This artist concept shows a debris disk around a binary system containing a white dwarf and a less-massive brown dwarf companion. WISE astronomers recently discovered a very similar system containing a white dwarf and a red dwarf. Photo credit:P. Marenfeld and NOAO/AURA/NSF
Astronomers discovered dust around an unusual class of interacting binary stars, a highly magnetic white dwarf star that is Earth-sized but weighs about 60 percent of the mass of the Sun and a cool object similar to a brown dwarf that is Jupiter-sized but has about 40-50 times the mass of Jupiter.
Astronomers using data from NASA’s Wide-field Infrared Survey Explorer, or WISE, have discovered dust in an unusual place–just outside the reach of a binary star system with a short 3-hour orbit. The binary consists of a white dwarf with a red dwarf companion separated by a distance slightly larger than the radius of the Sun; an extremely small stellar orbit by astronomical standards.
The system is known as a “post-common envelope” binary because at some point in the past, one of the stars had expanded so much that its envelope of material engulfed the other star. This short-lived (months to years) phase is known as a “common envelope”. It’s believed that the binary originally consisted of a star like the Sun and a red dwarf. When the Sun-like star reached the end of its life, it swelled into a huge red giant, eventually encompassing the companion red dwarf in material from its outer atmosphere. During this process the red dwarf companion spiraled in closer to the giant’s dense stellar core. This inward spiral pumped energy into the giant’s envelope and hastened its demise by ejecting its outer layers of gas. The stellar core and the red dwarf survived this cataclysm as a very close binary, with the core slowly cooling into a white dwarf.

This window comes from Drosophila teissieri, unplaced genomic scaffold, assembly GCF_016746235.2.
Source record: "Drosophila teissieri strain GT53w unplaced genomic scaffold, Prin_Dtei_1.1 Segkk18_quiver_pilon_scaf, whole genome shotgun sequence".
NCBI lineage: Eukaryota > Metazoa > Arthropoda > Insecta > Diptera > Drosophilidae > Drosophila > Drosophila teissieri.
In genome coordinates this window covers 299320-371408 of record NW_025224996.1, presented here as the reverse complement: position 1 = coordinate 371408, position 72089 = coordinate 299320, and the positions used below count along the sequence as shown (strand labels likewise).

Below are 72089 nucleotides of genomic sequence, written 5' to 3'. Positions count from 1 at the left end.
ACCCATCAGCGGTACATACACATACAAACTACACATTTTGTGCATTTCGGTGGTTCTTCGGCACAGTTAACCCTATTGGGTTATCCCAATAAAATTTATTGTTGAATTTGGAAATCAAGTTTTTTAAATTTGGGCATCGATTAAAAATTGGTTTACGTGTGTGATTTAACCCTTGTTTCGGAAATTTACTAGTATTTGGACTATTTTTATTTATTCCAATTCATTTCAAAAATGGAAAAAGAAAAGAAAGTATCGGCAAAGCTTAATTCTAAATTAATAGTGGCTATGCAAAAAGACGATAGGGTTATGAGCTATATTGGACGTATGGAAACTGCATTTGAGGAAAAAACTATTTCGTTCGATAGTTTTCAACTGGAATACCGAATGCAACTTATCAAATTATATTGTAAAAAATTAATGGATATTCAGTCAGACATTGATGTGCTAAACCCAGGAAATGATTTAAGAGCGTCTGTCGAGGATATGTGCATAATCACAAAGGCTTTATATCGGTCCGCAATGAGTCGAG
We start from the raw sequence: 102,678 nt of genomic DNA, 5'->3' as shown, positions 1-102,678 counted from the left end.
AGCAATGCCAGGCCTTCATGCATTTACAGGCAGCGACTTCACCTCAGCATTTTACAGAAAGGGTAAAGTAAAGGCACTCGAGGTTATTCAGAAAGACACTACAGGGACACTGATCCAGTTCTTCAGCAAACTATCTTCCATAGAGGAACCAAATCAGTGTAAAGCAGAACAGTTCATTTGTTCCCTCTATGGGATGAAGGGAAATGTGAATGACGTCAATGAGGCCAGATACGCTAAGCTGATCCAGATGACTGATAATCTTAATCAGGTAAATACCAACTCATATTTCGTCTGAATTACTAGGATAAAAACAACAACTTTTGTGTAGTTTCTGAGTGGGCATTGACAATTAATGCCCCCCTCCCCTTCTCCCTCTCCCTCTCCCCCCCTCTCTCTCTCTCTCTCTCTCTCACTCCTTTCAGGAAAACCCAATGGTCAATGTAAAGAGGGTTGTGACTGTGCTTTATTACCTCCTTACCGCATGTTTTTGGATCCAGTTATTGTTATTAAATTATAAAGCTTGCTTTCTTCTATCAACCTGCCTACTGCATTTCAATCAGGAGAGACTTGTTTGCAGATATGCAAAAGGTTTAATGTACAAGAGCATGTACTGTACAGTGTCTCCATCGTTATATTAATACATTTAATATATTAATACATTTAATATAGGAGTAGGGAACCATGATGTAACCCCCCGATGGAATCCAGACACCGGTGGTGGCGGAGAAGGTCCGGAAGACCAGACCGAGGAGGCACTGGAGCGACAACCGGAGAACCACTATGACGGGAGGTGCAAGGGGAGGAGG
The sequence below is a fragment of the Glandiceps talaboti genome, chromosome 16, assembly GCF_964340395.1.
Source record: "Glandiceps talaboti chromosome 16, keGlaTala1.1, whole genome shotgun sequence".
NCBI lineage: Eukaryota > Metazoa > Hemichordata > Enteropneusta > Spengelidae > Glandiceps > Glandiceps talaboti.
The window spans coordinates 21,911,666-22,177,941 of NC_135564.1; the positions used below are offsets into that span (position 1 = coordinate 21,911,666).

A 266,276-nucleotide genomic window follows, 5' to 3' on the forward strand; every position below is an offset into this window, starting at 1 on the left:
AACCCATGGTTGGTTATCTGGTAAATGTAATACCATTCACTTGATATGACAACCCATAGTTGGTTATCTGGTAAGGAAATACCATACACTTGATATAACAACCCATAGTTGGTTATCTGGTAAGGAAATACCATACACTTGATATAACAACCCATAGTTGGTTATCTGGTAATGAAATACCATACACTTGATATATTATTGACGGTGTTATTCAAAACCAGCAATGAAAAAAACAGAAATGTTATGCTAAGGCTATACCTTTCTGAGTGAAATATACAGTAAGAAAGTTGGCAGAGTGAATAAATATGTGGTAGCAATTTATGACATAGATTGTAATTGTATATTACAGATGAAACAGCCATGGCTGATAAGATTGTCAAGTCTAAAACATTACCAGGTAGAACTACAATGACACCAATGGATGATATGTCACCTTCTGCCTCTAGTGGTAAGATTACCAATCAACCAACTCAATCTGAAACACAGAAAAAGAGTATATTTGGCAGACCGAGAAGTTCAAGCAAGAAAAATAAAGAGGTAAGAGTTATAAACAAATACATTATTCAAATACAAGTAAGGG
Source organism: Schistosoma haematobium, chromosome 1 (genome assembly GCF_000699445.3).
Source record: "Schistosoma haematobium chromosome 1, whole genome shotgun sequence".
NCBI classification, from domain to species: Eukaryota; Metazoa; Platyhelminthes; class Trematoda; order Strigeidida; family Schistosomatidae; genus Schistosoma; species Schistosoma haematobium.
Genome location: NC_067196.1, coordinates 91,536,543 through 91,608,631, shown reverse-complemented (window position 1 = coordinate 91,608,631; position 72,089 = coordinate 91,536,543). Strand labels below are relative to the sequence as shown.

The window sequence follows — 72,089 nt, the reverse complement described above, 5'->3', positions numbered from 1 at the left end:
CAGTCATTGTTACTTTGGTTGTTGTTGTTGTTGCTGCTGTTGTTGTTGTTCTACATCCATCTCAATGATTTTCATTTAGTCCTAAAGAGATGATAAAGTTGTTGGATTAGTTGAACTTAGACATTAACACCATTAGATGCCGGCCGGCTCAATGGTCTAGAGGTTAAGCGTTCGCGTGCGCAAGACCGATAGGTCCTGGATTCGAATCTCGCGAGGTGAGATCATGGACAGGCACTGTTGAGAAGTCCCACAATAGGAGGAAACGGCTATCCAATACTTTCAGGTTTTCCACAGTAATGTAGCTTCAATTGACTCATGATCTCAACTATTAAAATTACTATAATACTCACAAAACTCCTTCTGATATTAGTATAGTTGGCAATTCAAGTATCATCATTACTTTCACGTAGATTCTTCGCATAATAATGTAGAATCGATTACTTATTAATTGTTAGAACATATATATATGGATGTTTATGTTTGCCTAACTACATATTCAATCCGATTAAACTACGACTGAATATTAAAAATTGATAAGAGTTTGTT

The binary, known as SDSS J0303+0054, was first discovered through the Sloan Digital Sky Survey, and observed with WISE as part of a large survey of thousands of white dwarfs in infrared light. White dwarfs are typically hotter than the Sun, but are only about the size of Earth, so they emit as little as 1/10,000th of the amount of infrared light emitted by the Sun. This makes it possible to search nearby white dwarfs for the light from surrounding dust and brown dwarfs that would typically be drowned out and undetectable around larger and brighter stars.
Astronomers find such interesting objects by looking for excess light in the infrared with WISE that cannot be explained by the white dwarf alone. Another object must be shining brighter than the white dwarf at those wavelengths. In the case of SDSS 0303+0054, the amount of light observed in the infrared was more than what could be explained by the white dwarf and its red dwarf companion combined.
The survey was conducted to look for dust and brown dwarfs around single white dwarfs, so it was particularly surprising to see the strong signal of light from dust around a white dwarf binary like SDSS J0303+0054. This is the first example of such a system. Based on the brightness of the binary in the infrared, WISE astronomers calculated the rough size of the disk to extend from a distance equivalent to two times the Sun’s radius out to just beyond the orbit of Venus in our Solar System. Astronomers also estimated that the amount of dust was equivalent to the mass of an asteroid a few tens of kilometers in radius, slightly smaller than the size of Los Angeles.
The origin of this dust disk is particularly mysterious, because planets, asteroids, and comets are not expected to survive at such distances during the evolution of the larger star during its red giant phase. Its radius would have extended well beyond the orbit of Earth in our own Solar System and anything closer would have been quickly destroyed and turned into gas. That leaves two possible explanations for the dust. One possibility is that it is caused by multiple asteroids that orbit further away and somehow are perturbed close to the binary and collide with each other. The other is that the red dwarf companion releases a large amount of gas in a stellar wind that is trapped by the gravitational pull of its more massive white dwarf companion. The gas then condenses and forms the dust disk that is observed. Either way, this new discovery provides an interesting laboratory for the study of binary star evolution.